Because they’re incredibly strong with the torque they produce, most people associate diesel engines with giant trucks built for towing purposes. In some cases, it’s not unheard of for torque figures to almost double the horsepower. And torque is what gives you that feeling of being thrown in the back of the seat, which means that even though they’re not normally known for their performance, if tuned correctly, diesels can be fast. So fast actually that there’s a national drag racing association designated strictly for diesel powered vehicles. And you’d be shocked as to just how quick they are.
It’s called the NHRDA, or National Hot Rod Diesel Association, and just like the NHRA, they have events all over the country with multiple divisions that consist of a wide variety of vehicles. You can see anything from standard pickup trucks to cars. But also just like the NHRA, the real heavy hitters are the dragsters. And while the top diesel dragster still pails in comparison to the 11,000hp top fuel dragsters, you’ll still be impressed with the performance coming from these coal rollers.
For those of you unfamiliar with the term “rolling coal,” it refers to the giant plumes of black smoke that come barreling out of diesel engines all over the world. To diehard diesel engine fans, it’s almost as cool as doing a big fiery burnout. But to the rest of us, it’s beyond annoying when your car gets dosed in the black smoke. When these dragsters and other top diesel vehicles make a full pass, they leave such a dark cloud that it literally blacks out the timing board and win light and you have to wait to see the results.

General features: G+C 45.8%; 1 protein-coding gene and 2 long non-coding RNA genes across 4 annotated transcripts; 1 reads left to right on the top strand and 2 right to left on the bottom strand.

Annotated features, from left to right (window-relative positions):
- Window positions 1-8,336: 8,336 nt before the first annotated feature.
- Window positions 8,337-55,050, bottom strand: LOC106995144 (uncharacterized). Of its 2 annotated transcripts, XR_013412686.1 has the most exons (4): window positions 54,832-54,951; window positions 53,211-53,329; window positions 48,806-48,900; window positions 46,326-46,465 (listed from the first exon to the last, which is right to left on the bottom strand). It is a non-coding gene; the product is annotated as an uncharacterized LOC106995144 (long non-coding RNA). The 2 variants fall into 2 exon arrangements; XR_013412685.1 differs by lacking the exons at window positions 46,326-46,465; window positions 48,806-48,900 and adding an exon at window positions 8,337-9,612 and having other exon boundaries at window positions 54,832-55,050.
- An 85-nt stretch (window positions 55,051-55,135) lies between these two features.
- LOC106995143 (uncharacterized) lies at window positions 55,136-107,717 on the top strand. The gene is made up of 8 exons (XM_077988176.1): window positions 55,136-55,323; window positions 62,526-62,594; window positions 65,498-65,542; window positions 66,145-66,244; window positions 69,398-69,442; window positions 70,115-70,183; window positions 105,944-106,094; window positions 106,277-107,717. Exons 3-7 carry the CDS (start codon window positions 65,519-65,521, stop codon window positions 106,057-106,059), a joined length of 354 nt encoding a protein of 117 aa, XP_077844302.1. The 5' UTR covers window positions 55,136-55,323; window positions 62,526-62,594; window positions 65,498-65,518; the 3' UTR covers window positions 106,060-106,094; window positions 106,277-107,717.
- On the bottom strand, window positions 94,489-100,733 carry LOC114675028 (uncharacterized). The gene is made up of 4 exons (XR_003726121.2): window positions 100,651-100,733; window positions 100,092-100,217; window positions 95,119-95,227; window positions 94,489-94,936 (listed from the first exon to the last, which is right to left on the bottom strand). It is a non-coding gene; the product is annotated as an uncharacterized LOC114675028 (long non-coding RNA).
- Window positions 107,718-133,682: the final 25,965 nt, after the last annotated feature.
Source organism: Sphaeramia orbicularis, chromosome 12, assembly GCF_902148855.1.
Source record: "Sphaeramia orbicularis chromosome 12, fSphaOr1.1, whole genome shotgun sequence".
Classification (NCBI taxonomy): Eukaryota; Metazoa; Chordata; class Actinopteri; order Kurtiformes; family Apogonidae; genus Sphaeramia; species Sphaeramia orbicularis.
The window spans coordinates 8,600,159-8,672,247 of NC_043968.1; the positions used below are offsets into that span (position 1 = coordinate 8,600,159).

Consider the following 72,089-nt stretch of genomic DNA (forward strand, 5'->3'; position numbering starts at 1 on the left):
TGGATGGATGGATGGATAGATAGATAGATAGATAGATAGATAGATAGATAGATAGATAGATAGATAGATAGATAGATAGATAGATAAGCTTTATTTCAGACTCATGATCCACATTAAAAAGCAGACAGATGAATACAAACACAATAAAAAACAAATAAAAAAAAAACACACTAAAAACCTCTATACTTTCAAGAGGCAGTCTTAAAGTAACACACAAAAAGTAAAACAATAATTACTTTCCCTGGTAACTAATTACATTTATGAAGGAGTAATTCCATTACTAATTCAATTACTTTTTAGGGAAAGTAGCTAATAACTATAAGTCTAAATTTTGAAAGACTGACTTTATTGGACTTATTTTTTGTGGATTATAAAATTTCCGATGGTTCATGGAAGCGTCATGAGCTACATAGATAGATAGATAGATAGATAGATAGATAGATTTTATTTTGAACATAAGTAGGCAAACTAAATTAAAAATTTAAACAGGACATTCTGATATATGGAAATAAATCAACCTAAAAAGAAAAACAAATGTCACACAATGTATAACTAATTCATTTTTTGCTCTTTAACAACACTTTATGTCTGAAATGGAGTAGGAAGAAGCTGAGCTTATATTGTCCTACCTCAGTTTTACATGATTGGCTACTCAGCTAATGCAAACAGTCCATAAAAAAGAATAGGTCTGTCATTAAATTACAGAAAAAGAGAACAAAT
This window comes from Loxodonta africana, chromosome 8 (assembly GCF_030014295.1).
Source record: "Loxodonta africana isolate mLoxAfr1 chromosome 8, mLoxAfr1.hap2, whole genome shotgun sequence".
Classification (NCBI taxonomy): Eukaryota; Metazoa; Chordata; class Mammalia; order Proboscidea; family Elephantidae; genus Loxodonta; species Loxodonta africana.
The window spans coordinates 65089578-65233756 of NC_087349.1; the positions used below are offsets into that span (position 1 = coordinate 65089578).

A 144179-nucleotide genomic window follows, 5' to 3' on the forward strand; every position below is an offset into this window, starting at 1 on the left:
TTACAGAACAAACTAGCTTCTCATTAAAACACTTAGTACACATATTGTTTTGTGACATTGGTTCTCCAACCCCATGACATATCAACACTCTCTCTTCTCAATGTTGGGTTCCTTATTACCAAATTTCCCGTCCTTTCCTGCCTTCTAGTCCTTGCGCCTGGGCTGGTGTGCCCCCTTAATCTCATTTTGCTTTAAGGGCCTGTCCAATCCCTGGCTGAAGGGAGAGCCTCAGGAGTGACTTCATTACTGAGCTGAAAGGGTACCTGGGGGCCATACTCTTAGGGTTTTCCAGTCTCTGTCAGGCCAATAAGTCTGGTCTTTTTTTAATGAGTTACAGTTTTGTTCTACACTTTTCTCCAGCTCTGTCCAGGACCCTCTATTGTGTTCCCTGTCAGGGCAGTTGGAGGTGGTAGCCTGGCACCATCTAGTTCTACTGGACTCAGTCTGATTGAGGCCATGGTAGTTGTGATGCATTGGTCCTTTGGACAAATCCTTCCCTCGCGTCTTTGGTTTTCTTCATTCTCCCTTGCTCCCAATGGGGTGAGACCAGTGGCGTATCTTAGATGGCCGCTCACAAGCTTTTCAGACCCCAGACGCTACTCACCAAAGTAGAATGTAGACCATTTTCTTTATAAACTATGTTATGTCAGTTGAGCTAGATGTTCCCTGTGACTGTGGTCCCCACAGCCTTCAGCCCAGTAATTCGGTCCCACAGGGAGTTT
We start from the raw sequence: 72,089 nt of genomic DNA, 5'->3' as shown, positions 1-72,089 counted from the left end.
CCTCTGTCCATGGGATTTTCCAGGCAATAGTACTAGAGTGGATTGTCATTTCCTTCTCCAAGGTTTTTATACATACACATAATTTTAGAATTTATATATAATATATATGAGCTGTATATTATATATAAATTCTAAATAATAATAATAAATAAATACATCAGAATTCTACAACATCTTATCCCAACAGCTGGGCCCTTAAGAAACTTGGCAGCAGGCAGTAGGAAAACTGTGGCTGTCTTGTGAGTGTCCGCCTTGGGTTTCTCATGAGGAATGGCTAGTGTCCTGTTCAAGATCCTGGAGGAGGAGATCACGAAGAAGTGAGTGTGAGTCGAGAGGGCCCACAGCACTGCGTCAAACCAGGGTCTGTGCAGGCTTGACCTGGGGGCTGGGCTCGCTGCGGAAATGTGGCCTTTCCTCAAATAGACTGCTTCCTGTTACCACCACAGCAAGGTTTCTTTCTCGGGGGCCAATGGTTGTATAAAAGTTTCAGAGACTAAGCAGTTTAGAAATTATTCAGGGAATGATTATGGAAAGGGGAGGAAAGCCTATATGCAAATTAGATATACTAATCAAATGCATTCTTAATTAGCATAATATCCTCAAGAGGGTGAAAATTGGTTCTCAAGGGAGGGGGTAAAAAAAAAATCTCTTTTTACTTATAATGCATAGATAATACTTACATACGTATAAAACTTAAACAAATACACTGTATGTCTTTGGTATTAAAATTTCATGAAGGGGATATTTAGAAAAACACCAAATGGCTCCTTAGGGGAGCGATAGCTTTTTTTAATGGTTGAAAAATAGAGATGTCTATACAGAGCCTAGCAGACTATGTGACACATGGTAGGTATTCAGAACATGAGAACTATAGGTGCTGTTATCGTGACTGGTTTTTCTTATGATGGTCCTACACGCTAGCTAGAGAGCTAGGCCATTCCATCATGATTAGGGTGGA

If you’re a fan of diesel, you’re also most likely a fan of forced induction as the two usually go hand-in-hand. As a matter of fact, most of the vehicles that compete on the NHRDA circuit produce more than enough boost to grenade a normal motor. For example, the super high strung twin-turbo cars like the Underground Racing Lamborghini’s and AMS tuned GTR’s produce 20-40lbs of boost to create upwards of 2500hp. Whereas the diesel powered dragsters will launch at anywhere from 60-80lbs of boost and by mid-track, they are pushing out as much as 120-140lbs thanks to using as many as three or four turbos.
Because of the amount of torque these engines produce when pumping that much boost, it’s extremely difficult to get accurate horsepower and torque figures. Take the Scheid Deisel Motorsports dragster for example, which happens to be the current record holder with a 6.31 @ 226mph. It’s claimed to produce an estimated 3,000hp and an unknown amount of torque which helped the Sheid team become the first diesel to hit the 200mph mark in the 1/4 mile, as well as the first diesel to reach into the 6-second E.T. range.